Alabama was equally alive to the need to suppress the migration propaganda among negroes. To this end the Montgomery City Commission on September 19, 1916, passed an ordinance to the effect that any person who would entice, persuade or influence any laborer or other person to leave the city of Montgomery for the purpose of being employed at any other place as a laborer must on conviction be fined not less than one nor more than one hundred dollars, or may be sentenced to hard labor for the city, for not more than six months, one or both in the discretion of the court. The other ordinance provided that any person, firm or corporation who published, printed or wrote or delivered or distributed or posted or caused to be published, printed or written or delivered or distributed or posted, any advertisement, letter, newspaper, pamphlet, handbill or other writing, for the purpose of enticing, persuading or influencing any laborer or other person to leave the city of Montgomery for the purpose of being employed at any other place as a laborer must on conviction be fined not less than one hundred dollars, or may be sentenced to hard labor for the city for not more than six months, one or both in the discretion of the court. Labor agents and other leaders both white and black were arrested throughout the State in accordance with the usual custom of preferring technical charges.
The treatment of the movement in Mississippi was no exception to the rule. At Jackson, the "pass riders," as they were called, were so molested by the police that they were finally driven from the town. In the same town the citizens were reported to have forced the railroads to discontinue the use of passes on the threat of damaging their interests and influencing decisions in court cases. Negroes were secretly enticed away, however, after they had been dispersed from the railway stations and imprisoned when in the act of boarding the trains. The police interfered at one time with negroes leaving, especially when it was suspected that they were leaving on passes. To circumvent this, negroes would go two or three stations below Jackson where there were no policemen and board the trains. It was the unanimous opinion of whites and blacks who observed the almost frantic efforts to leave the town, that any attempt to hinder by intimidation or by making it difficult to leave, simply served to make them more determined to leave.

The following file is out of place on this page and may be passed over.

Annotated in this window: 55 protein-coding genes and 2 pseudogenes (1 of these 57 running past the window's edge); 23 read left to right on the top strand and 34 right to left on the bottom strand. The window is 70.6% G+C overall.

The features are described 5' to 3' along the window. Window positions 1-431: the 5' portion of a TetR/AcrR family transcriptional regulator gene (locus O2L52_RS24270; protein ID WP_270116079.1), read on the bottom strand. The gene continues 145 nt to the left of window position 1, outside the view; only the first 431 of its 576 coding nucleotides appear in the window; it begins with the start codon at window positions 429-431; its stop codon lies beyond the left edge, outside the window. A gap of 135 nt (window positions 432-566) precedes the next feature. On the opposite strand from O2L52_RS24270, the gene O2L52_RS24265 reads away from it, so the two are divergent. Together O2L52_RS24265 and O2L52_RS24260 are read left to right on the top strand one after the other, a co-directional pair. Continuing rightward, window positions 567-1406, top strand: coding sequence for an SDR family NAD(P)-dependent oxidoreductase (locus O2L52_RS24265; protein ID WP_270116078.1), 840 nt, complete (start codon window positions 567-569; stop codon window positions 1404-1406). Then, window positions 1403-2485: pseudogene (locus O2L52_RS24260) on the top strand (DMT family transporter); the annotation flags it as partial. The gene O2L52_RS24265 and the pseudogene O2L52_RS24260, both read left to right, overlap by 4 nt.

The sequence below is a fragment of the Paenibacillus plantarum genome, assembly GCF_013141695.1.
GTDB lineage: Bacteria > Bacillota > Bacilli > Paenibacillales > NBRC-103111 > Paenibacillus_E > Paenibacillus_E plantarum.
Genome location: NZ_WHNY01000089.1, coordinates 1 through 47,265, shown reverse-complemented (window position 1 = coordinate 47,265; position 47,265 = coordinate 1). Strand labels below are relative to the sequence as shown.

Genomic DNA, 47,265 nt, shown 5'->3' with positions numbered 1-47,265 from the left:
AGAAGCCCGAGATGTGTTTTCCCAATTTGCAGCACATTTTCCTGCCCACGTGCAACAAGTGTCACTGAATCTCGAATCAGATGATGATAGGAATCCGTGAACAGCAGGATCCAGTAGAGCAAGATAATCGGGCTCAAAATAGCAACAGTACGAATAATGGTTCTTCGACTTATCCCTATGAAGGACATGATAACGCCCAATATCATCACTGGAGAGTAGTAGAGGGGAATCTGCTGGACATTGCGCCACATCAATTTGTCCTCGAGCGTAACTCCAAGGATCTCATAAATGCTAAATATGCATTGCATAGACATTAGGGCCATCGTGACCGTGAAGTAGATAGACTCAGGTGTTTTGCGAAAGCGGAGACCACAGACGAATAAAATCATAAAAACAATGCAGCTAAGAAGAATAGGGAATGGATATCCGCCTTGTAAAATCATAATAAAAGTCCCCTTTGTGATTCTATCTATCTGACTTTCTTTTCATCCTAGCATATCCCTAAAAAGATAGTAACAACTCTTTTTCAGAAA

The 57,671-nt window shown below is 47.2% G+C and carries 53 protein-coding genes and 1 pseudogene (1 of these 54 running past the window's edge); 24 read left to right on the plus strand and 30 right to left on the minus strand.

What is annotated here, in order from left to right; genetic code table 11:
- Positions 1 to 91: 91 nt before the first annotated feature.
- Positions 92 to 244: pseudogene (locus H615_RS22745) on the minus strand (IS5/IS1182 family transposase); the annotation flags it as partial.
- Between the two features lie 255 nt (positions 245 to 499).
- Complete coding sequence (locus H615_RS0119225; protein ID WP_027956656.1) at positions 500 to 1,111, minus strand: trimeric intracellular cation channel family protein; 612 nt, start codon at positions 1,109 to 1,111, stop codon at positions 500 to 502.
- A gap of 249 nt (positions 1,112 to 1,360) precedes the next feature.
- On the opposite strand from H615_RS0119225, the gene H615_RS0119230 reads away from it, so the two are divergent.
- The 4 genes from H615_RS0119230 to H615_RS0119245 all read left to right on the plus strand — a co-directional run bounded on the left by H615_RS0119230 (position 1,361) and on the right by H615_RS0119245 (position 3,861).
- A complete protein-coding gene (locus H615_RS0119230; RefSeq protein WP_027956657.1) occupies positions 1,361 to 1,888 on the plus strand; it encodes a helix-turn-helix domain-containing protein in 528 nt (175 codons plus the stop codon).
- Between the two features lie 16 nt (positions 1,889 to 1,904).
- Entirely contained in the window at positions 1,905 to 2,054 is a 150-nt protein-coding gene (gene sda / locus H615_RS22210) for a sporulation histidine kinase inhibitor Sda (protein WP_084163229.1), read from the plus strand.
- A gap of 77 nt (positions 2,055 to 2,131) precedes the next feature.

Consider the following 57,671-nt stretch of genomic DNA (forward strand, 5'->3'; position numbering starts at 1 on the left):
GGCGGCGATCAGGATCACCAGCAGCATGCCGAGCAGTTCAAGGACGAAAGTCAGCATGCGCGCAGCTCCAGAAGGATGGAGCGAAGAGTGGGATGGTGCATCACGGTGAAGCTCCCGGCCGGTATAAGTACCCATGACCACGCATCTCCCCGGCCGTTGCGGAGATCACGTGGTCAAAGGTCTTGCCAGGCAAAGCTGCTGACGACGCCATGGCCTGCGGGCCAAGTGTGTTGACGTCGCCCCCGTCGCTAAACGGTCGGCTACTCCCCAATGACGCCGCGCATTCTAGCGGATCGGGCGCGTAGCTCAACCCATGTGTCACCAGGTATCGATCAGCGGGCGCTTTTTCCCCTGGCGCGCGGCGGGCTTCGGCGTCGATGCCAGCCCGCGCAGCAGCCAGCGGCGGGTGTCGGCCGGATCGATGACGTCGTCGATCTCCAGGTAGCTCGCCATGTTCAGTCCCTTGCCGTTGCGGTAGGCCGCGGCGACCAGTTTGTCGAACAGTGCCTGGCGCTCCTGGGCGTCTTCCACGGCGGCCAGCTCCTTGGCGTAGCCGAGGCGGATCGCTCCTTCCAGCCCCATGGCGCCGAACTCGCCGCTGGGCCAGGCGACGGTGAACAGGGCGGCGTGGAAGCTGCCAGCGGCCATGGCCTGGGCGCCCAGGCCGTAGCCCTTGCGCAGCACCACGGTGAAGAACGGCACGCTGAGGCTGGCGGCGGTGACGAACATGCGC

At Greenville, Mississippi, trains were stopped. Negroes were dragged therefrom and others were prevented from boarding them. Strangers were searched for evidence that might convict them as labor agents. It is also reported that local authorities were reprimanded for interfering with interstate commerce. At Greenwood there was much complaint against the brutality of the police, whose efforts to intimidate negroes carried them beyond bounds. A chartered car carrying fifty men and women was sidetracked at Brookhaven for three days. The man conducting the passengers was arrested, but when no charge was brought against him, he was released.
A Hattiesburg, Mississippi, ticket agent attempted on the advice of citizens to interfere with negroes leaving by refusing to sell tickets. Some one called the attention of the general superintendent to the matter. Thereafter the man was courteous and even assisted the migrants. Police arrested one or two men at the station, and, according to one of the men, made the crowd so angry that they swore they would not stop until all had gone. There are cited further instances of letters to plantation hands which were detained and telegrams which were delayed. At Meridian, Mississippi, a trainload of negroes en route to the North was held up by the chief of police on a technical charge. It is said that the United States marshal arrested him and placed him under heavy bond for delaying the train. The federal authorities were importuned to stop the movement. They withdrew the assistance of the Employment Department, but admitted that they could not stop the interstate migration.